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Discussion Starter #1
Ok so I have two hives and I have been watching them. 4 days ago found swarm cells. So I hunted down the queens and pulled them, frame of brood, 3 frames of honey and move them to nucs. I just looked and the one nuc has capped queen cells (I found the queen). The interesting part is that the frame I found the cap queen cells was newly drawn out frames... On these frames there are all open cells not honey nothing BUT 2 cap queen cells. Two are in the middle of the frame one at the bottom. Why would the queen not lay in any of those other new cells? Is she going to swarm or do I have a failing queen? Also last night I was out watching the bees and I heard a high pitch buzz coming from that nuc... It was LOAD and not like anything I have heard before. Any ideas suggestions?
 

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Someone who is knowledgeable will probably chime in, but my (limited) guess would be that she's a failing queen and that's why they're making supersedure cells.
 

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I'm a bit confused by your description. Could you perhaps number the hives, and pose the questions regarding each. It sounds like the nuc with the open cells, & queen, but no brood is trying to supercede a failing queen. Swarm prep is another possibility. How did the brood pattern look? (in both of the originals)

Did you find swarm cells in both of the original Hives? Splitting the queens out into nucs was OK - both of those original hives have a chance of rearing a new queen from cells you left, if I understand correctly.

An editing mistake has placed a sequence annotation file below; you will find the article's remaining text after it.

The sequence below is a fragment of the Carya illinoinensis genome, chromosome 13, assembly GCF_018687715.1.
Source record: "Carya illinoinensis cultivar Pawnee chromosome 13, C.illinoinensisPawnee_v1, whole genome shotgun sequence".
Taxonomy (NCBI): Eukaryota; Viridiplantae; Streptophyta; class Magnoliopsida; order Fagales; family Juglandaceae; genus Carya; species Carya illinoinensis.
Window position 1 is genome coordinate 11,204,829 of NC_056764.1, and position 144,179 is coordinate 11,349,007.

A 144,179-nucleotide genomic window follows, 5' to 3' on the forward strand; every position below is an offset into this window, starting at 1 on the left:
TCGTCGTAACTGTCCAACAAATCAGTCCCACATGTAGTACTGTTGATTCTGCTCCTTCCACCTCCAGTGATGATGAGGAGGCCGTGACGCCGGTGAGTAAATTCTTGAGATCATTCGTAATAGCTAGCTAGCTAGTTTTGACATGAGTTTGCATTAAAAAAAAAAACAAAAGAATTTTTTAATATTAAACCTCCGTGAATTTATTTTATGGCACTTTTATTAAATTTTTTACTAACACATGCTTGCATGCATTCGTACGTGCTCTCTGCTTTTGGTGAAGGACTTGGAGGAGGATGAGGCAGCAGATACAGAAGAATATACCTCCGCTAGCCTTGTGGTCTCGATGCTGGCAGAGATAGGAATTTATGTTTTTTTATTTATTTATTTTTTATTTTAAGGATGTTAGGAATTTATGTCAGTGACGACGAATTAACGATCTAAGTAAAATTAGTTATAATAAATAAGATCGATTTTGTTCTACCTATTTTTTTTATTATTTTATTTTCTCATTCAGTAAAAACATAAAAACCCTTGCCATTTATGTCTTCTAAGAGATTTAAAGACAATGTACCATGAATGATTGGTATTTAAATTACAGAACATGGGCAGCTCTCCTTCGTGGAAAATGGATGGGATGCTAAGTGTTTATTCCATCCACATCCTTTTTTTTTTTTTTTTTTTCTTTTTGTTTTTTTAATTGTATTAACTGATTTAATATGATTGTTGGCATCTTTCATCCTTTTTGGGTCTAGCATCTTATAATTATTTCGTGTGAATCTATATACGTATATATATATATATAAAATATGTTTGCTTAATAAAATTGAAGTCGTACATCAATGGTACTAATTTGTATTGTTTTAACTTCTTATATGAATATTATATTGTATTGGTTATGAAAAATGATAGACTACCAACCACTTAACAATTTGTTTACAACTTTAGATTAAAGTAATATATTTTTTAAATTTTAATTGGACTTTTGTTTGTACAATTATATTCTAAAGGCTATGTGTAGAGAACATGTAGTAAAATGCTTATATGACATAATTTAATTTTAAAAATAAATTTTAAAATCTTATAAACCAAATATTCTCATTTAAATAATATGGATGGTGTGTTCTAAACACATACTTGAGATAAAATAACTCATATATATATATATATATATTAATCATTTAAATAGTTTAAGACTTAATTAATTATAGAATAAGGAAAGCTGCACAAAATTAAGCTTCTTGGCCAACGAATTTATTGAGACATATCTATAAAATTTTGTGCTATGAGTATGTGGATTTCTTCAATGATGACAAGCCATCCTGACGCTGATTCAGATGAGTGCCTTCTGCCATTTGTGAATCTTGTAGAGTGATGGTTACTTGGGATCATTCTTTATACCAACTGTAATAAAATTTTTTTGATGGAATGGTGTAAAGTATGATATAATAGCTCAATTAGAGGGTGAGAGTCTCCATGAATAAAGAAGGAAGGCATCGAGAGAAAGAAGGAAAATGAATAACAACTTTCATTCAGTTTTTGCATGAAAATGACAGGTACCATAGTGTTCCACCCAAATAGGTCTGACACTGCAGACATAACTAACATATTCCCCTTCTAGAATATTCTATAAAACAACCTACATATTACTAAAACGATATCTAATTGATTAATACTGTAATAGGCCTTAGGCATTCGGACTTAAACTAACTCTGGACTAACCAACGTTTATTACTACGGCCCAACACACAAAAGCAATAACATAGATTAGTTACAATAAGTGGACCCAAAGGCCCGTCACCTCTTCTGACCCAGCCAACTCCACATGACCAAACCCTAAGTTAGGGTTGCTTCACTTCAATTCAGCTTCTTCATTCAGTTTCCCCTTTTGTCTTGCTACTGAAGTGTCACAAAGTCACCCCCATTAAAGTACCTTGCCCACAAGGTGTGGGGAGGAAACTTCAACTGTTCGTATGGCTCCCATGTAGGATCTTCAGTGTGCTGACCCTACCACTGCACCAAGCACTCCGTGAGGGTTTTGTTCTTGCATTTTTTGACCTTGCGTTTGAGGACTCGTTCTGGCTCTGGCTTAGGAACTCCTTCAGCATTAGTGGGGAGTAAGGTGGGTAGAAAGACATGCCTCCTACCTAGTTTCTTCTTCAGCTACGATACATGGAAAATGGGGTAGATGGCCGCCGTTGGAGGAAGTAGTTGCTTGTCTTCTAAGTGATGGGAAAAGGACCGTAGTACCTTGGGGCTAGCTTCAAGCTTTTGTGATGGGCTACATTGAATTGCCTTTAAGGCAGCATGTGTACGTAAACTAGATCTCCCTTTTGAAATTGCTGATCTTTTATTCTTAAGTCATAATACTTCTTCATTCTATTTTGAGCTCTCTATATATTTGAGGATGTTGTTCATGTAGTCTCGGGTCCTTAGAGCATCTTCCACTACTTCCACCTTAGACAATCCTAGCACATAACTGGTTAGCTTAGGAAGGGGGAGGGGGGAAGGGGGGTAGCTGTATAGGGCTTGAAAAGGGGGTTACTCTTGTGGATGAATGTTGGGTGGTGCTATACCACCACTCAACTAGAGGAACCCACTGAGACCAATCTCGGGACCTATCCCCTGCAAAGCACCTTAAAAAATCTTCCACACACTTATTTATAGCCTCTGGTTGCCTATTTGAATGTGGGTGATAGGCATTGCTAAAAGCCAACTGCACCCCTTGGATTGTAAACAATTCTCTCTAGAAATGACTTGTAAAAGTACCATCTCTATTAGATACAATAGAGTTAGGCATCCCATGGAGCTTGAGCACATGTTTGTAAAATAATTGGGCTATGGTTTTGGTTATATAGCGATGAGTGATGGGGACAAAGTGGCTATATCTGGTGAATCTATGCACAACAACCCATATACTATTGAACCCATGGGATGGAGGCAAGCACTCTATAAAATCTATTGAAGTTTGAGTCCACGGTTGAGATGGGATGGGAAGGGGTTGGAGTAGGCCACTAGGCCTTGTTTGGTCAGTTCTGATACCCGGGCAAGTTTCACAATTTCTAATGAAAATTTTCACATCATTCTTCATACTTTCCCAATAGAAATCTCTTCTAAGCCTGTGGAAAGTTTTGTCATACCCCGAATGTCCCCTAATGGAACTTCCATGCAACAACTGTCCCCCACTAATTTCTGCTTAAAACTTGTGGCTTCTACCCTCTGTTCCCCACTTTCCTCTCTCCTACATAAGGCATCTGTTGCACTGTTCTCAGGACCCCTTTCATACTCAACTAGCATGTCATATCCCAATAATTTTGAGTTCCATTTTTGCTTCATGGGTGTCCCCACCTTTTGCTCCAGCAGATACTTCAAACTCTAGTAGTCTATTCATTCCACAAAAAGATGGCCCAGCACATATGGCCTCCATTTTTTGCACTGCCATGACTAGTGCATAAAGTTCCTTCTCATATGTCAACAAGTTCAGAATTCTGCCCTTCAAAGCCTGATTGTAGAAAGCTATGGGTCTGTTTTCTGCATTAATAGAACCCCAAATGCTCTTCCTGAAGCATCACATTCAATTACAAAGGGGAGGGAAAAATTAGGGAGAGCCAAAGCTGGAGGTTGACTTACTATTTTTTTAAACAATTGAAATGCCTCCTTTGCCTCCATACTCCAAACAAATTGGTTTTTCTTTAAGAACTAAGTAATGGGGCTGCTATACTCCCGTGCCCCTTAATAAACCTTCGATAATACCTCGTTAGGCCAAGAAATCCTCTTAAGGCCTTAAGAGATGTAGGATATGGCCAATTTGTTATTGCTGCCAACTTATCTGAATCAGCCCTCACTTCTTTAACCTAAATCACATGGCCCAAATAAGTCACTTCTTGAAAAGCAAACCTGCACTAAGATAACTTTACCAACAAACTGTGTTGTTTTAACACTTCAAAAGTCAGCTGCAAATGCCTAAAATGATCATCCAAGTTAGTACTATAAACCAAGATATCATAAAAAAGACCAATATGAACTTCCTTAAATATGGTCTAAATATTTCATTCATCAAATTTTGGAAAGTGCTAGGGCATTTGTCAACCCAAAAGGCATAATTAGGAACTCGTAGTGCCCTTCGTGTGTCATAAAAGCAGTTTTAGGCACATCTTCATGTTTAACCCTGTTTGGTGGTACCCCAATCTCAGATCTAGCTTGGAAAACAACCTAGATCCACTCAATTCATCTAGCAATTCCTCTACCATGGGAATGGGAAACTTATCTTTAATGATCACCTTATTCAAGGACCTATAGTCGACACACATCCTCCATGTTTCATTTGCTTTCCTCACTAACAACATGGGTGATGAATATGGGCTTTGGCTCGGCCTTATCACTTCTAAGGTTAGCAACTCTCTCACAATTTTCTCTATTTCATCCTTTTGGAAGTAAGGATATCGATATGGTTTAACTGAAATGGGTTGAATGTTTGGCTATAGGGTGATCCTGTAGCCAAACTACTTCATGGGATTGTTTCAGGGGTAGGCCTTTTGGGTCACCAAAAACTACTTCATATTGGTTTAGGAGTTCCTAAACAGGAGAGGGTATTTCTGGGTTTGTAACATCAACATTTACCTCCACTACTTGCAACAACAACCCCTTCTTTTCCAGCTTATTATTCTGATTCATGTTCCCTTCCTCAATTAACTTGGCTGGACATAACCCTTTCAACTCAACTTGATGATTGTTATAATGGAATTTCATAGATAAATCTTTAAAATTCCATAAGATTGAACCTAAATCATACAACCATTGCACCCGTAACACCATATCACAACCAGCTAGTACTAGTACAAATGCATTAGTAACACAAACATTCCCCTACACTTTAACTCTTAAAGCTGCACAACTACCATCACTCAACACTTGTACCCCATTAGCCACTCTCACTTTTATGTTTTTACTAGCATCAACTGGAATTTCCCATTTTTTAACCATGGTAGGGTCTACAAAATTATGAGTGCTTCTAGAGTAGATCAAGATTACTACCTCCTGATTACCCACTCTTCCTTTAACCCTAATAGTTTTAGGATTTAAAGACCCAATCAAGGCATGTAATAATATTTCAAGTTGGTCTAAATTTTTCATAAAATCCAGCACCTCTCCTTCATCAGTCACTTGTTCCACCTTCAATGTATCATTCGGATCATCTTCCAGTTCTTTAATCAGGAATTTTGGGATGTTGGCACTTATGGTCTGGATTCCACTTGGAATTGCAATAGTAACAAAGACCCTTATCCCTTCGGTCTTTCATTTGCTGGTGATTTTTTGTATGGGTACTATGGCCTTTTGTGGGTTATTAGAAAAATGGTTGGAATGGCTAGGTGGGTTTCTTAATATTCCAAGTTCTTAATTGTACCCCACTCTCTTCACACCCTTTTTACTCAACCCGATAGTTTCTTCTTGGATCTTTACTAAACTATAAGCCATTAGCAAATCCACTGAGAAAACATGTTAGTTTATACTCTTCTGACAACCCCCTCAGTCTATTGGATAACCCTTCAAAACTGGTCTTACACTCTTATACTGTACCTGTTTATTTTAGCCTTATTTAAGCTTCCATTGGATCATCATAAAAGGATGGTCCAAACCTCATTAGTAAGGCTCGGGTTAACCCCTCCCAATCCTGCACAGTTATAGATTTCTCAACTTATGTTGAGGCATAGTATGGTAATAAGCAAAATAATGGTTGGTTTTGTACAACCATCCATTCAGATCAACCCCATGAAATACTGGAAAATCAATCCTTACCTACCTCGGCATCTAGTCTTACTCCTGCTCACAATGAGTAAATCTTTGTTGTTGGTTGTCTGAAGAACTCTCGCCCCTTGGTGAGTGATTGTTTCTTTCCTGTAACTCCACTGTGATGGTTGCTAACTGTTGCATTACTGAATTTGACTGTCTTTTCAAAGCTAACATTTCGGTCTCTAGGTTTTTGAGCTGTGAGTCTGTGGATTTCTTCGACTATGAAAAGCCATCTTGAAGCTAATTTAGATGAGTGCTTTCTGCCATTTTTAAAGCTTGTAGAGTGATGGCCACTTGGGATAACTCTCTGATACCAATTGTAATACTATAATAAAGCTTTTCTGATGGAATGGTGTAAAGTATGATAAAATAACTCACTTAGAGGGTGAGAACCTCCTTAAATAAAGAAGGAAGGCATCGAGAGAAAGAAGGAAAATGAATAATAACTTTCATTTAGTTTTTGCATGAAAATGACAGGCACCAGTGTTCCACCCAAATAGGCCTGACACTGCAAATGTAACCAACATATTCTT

The high pitch sound was likely a queen "piping", which is a sound they make to announce themselves to other queens. 'Sounds like a very loud mosquito in your ear? That's neat!

Again, if I understand correctly, you've done most everything as "right" as need be. A little more specific info might help.
 

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How many cells did you find in the hives originally. People put too much emphasis on referring to queencells as either 'swarm' or 'supercedure'. Placement on comb has little to do with it, that is more about the hive dynamics at the time. Quantity of cells is a better indicator generally, the more cells, the more likely it's swarm prep.
 

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Discussion Starter #5
I talked to a local bee keep the one that sold me the bees. Figuring out the time from the split to the time of cap cells he thinks its very likly that they were in the process of making queens on those frames before I moved that queen and those frames out. I am going to wait and see on this one... the bee population smaller and they may not swarm or this could be a supercede. Time will tell.
 
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